A review of the foregoing period, from the beginning of the third century to the conversion of

Constantine : with some general observations upon the state of Christianity under heathen emperors.


1. I have now given an account of the heathen writers of the third century, who have taken notice of the Christians : and I have made large extracts out of them, and transcribed many passages at length. It may be worth the while to recollect here what we have met with.

In Dion Cassius's noble work, The History of the Romans, published about the year 230, we have seen another testimony to that important event, the destruction of Jerusalem, and the overthrow of the Jewish people in Judea by Vespasian and Titus. In him also we have seen another testimony to Domitian's persecution of the Christians. From him also we learn Nerva's favourable regard to them.

In Amelius, a Platonic philosopher, disciple of Plotinus, about the year 263, we have seen a very distinct and honourable testimony to St. John's gospel.“

That eminent critic Longinus, about the year 264, in his work, Of the Sublime, has made very honourable mention of Moses, the Jewish Lawgiver, and commends the style, in which he

represents the creation of the world. There is also a Fragment' ascribed to him, where the apostle Paul is mentioned to advantage.

And we have met with a passage in Diogenes Laërtius & about the year 210, which gives great light to St. Paul's discourse at Athens, where he puts the Athenians in mind of an “altar” of theirs, “ with an inscription to the Unknown God.”

The saying of Numenius, ' what is Plato, but Moses in Greek ?' is well known, and recorded in divers ancient "writers. But the time of Numenius appears to me uncertain. Nor is it clear, that he has at all referred to the affairs of Christians, or their scriptures.

The emperor Alexander Severus, whose reign began in the year 222, as we learn from Lampridius, 'one of the Augustan writers, was favourable both to Jews and Christians, and had a respect for the Lord Jesus Christ. He had two private chapels, one more honourable than the other. In the first were placed the deified emperors, and also some eminently good men, and among them Christ, and Abraham, and Orpheus. Some other things of a like kind may be seen in his chapter, which need not be recollected here; but they are of use to shew that the Christians were then well known, and that their innocence, or freedom from licentious principles and great crimes, was manifest. And this emperor deserves to be commended for his moderation, and for the justness of his sentiments.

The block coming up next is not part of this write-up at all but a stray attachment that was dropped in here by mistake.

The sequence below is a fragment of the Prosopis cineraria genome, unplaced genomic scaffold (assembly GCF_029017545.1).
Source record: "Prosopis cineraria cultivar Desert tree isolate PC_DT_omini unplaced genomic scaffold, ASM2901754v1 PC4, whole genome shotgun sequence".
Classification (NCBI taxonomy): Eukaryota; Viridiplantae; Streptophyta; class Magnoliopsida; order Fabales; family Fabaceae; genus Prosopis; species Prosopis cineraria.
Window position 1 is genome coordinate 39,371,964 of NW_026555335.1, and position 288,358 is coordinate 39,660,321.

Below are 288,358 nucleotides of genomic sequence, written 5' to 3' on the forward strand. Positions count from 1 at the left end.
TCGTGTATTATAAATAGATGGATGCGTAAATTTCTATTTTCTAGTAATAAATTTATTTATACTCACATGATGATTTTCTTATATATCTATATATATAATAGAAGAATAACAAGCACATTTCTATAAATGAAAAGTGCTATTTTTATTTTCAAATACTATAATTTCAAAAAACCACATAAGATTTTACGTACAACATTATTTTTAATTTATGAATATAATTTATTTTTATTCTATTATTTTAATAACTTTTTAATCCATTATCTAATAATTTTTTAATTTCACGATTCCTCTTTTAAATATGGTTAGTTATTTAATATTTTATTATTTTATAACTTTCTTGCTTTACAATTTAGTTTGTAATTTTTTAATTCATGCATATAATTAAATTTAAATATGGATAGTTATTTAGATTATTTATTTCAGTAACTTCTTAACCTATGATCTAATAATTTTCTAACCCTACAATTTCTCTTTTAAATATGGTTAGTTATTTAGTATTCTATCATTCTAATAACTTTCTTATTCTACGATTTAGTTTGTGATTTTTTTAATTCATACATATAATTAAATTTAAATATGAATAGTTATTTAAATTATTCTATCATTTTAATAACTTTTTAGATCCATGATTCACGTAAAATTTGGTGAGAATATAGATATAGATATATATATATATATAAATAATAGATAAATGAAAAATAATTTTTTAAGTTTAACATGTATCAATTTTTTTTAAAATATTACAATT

a In this volume, p. 182, 183. b P. 183-185.

c P. 185. d P. 200-202.

• P. 203.

P. 204.
1 P. 172, 173.

P. 177-179.

1 P. 205.

The emperor Philip, whose reign began in 244, and ended in 249, has been by some supposed to be a Christian. We have examined that question, and now refer our readers to what has been said upon it by divers learned a men.

The emperor Aurelian reigned from 270 to 275. Flavius Vopiscus, one of the Augustan writers, has preserved a part of a letter written by him to the senate at the beginning of his reign, in which the Christians are expressly mentioned: which shews that the Christians were then well known to the Roman emperors, and to the Roman senate, and to all men.

A like observation may be made upon a story told by the same writer concerning Heliogabalus, whose reign began in 218.